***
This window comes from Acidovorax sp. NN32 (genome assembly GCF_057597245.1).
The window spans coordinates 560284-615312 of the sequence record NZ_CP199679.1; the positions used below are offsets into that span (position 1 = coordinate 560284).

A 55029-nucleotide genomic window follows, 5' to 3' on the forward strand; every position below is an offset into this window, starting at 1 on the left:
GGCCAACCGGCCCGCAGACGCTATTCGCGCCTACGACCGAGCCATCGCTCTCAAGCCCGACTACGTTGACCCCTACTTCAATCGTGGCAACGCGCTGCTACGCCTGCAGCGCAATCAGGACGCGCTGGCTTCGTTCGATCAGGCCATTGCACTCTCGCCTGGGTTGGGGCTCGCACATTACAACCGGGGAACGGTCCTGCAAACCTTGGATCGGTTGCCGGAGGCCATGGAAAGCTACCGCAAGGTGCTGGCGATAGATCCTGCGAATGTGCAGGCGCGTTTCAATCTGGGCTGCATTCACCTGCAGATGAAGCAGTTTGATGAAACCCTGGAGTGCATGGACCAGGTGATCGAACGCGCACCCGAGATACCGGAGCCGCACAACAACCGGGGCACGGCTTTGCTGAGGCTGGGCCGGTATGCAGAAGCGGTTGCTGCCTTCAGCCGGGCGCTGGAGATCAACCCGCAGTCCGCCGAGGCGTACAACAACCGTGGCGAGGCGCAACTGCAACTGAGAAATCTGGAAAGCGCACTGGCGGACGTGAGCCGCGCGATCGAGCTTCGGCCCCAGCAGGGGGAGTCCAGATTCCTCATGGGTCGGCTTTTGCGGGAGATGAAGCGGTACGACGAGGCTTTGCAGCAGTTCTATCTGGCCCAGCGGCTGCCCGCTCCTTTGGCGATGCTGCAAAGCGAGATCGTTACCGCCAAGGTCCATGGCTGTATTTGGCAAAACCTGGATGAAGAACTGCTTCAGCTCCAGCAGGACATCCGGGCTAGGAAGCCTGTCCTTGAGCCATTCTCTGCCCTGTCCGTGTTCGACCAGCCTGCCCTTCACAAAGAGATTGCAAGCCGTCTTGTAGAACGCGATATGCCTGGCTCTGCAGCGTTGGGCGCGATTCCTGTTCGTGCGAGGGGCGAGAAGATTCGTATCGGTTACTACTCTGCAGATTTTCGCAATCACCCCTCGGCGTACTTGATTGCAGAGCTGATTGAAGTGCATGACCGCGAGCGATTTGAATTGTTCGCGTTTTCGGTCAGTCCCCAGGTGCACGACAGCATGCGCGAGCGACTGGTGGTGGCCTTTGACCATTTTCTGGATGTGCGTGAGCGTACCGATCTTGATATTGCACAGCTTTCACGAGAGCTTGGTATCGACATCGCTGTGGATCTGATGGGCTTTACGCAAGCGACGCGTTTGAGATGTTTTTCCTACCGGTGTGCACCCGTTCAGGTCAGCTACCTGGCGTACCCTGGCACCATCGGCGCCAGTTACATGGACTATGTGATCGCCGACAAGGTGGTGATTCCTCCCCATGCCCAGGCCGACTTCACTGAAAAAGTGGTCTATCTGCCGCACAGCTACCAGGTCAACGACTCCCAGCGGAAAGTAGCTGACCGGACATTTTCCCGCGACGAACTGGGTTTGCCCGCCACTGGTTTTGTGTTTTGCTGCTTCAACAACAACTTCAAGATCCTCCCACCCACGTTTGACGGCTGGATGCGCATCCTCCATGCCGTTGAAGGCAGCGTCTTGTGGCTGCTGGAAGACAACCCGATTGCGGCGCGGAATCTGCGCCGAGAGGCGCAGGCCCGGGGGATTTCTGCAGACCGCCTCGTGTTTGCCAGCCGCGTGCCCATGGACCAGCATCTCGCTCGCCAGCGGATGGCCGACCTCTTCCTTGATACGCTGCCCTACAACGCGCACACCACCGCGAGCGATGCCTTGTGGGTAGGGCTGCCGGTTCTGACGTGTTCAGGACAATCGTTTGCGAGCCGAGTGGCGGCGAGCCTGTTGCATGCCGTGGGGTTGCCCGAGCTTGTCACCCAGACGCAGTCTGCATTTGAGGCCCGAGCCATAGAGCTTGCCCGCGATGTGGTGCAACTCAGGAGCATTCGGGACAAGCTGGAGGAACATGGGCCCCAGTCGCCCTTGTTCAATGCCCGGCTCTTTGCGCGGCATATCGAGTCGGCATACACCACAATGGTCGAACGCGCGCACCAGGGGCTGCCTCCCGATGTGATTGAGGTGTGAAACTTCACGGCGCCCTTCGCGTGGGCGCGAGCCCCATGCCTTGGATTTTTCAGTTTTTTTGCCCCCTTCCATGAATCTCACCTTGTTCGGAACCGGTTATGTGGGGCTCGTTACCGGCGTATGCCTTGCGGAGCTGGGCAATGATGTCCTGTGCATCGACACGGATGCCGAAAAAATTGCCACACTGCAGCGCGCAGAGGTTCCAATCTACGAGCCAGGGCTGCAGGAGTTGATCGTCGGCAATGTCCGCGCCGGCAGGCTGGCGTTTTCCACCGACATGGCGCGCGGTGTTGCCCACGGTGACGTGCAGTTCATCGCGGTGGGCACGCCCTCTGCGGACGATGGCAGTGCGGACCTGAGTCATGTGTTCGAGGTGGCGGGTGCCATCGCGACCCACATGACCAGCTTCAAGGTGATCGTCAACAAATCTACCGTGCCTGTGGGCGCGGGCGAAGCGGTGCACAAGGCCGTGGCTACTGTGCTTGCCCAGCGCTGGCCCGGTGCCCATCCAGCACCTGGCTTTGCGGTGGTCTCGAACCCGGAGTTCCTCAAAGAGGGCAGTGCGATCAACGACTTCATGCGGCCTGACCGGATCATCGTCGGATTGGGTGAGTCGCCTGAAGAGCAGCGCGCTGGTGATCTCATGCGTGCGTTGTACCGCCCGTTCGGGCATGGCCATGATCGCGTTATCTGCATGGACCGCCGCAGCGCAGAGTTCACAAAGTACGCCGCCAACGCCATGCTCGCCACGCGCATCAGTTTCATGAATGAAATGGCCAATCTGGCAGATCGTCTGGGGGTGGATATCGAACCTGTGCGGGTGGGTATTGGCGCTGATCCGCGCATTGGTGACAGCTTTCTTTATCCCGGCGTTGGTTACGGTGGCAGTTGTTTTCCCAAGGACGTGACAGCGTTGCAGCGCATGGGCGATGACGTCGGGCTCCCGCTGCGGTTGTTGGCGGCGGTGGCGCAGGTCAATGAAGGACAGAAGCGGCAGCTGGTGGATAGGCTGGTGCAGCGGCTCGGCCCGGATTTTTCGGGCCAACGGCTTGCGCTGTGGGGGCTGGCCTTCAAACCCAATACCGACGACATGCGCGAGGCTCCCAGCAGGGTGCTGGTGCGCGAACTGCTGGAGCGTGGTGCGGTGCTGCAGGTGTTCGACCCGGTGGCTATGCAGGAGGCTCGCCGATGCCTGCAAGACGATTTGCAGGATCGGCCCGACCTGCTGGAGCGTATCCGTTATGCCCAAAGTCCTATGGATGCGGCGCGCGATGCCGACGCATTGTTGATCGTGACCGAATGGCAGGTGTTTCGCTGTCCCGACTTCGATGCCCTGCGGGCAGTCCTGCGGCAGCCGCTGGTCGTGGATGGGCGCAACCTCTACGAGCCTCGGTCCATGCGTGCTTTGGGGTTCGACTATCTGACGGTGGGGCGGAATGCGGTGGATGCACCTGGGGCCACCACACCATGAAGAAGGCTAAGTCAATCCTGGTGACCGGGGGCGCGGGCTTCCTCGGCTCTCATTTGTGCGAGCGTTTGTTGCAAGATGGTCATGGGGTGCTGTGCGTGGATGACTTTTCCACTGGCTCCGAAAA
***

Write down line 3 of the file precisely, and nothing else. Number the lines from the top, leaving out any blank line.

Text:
A 55029-nucleotide genomic window follows, 5' to 3' on the forward strand; every position below is an offset into this window, starting at 1 on the left: